Why Smart Fantasy Football Owners Must Make a Move for Jerome Simpson Now

John RozumCorrespondent IOctober 21, 2012

Oct 7, 2012; Minneapolis, MN, USA; Minnesota Vikings wide receiver Jerome Simpson (81) runs onto the field to start the game with the Tennessee Titans at the Metrodome. The Vikings win 30-7. Mandatory Credit: Bruce Kluckhohn-US PRESSWIRE
Bruce Kluckhohn-US PRESSWIRE

Adding Jerome Simpson of the Minnesota Vikings to your fantasy football team is a good idea right now.

The Vikings don't have the most extensive artillery for Christian Ponder, so Simpson does need to step up for a more balanced attack overall.

With that said, here's a breakdown of why Simpson is worthy of a fantasy roster spot and how he'll be able to make an impact for the remainder of the season.


Vikings Need Another Reliable Target

It's not surprising that Ponder's two most reliable targets are Percy Harvin and tight end Kyle Rudolph. Harvin is a versatile threat for his quick slants, screens, jet sweeps and ability to beat any single coverage situation.

And the guy is a boss at accumulating yards after the catch: leading into Week 7, 316 of his 540 receiving yards came after the catch. As for Rudolph, he is a dependable red zone threat with five scores on the year and the guy most capable of out-jumping anyone man-to-man.

Now, for as productive as these two can be it's possible for a defense to isolate them with zone coverage. That allows two players to make a break on the pass, so it's not true double coverage and a defense need not sacrifice another defender to help against the run.

Provided that Simpson begins to make an impact and his presence forces an opponent to acknowledge his skill set, coverages won't be able to be geared toward isolating Harvin and/or Rudolph.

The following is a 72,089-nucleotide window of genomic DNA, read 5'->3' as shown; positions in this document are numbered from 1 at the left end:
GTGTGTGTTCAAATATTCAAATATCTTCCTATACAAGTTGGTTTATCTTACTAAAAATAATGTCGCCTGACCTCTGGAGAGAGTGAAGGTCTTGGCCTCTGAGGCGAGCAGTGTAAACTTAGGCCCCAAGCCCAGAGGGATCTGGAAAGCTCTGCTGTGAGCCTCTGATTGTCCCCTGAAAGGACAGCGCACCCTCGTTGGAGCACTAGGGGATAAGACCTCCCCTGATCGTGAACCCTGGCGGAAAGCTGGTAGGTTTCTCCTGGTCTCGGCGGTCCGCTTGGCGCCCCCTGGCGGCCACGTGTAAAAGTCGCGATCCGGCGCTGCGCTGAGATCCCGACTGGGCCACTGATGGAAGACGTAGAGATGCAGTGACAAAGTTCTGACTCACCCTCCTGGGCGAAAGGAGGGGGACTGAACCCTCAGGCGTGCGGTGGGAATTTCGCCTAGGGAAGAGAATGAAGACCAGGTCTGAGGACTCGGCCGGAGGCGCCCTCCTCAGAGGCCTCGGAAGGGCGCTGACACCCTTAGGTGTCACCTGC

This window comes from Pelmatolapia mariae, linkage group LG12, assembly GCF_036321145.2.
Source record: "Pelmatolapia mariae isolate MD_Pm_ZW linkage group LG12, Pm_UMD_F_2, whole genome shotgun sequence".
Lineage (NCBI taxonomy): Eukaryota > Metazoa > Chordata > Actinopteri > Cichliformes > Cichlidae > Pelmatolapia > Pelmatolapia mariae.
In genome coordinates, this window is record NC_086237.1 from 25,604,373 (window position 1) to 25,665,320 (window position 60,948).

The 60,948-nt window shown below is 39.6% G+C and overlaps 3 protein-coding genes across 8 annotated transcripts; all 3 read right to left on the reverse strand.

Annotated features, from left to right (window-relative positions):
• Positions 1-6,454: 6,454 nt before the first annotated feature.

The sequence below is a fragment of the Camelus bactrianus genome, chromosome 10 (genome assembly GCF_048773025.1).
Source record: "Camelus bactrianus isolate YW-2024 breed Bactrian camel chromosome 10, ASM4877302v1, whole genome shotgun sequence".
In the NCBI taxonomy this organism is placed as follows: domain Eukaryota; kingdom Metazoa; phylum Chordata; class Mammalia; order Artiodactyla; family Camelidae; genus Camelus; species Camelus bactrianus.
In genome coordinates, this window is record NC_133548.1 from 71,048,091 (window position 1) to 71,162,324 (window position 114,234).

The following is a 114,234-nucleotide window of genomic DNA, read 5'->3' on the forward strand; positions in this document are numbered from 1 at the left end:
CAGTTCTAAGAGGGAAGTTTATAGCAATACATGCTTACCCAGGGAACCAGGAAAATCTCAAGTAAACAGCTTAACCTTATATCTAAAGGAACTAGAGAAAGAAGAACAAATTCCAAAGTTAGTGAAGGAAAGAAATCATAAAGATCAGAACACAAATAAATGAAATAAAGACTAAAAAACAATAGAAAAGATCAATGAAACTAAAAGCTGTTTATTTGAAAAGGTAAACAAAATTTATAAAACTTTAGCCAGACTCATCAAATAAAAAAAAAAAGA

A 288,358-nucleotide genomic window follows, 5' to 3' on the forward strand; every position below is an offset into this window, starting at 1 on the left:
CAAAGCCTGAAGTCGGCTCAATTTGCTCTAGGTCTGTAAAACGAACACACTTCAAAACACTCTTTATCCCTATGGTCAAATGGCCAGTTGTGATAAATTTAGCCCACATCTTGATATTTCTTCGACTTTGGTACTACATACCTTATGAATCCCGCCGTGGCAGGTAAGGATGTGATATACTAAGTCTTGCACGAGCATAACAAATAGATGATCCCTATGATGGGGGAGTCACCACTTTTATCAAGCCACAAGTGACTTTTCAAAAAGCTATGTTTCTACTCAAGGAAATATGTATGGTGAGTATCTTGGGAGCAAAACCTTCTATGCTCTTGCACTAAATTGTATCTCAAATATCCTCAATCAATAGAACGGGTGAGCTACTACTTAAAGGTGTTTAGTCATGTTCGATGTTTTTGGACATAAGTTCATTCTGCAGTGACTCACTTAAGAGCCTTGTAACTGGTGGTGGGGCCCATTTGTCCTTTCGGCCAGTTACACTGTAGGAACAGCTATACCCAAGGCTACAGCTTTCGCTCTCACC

Instead, a wider shield across the intermediate level opens up zones and creates better yards-after-catch opportunities.

Simpson Won't Face Any Double Coverage

Switching gears to regarding what Simpson will strictly face, rarely will he get double coverage, if ever.

Because Harvin and Rudolph are better-established, they are more likely to draw coverage attention. Plus, doubling Simpson would leave the rest of the defense extremely vulnerable to either Harvin or Rudolph getting open.

From a scheming perspective, this is about matchups and a defense can't afford to leave the Vikings' two best receiving playmakers in favorable situations. Another area of concern for a defense is the presence of Adrian Peterson.

Without question he is Minnesota's most dangerous offensive weapon and when a defense doubles a receiver, that's also just one fewer player in the box to stop the run. And we all know the only chance of slowing Peterson down requires at least seven defenders in the box—but in most cases eight.

So when running across the middle or stretch a defense downfield, Simpson won't see two coverage players. The worst-case scenario would be to split a Cover 2 zone.

2011 Numbers Prove His Capabilities

Playing with the Cincinnati Bengals in 2011, Simpson caught 50 passes for 725 yards and scored four times. It was certainly his best performance across the board as a pro and not to mention his targets were coming from a rookie quarterback in Andy Dalton.

Simpson was also getting plenty of favorable coverages as A.J. Green lined up as Cincy's No. 1 receiver. Include tight end Jermaine Gresham and the Bengals presented a complete receiving set.

Minnesota already has two players of that puzzle in play with Harvin and Rudolph, so Simpson must be the next piece. Compare the Bengals ground game to that of Minnesota as well, and the Vikings provide a better overall offensive set.

Ponder and Co. also need Simpson to significantly contribute. The NFC North has improved defensively, namely Chicago and Green Bay, and in order to remain in the postseason hunt every offensive weapon must make a strong impact.

In short, that only enhances Simpson's fantasy football outlook.


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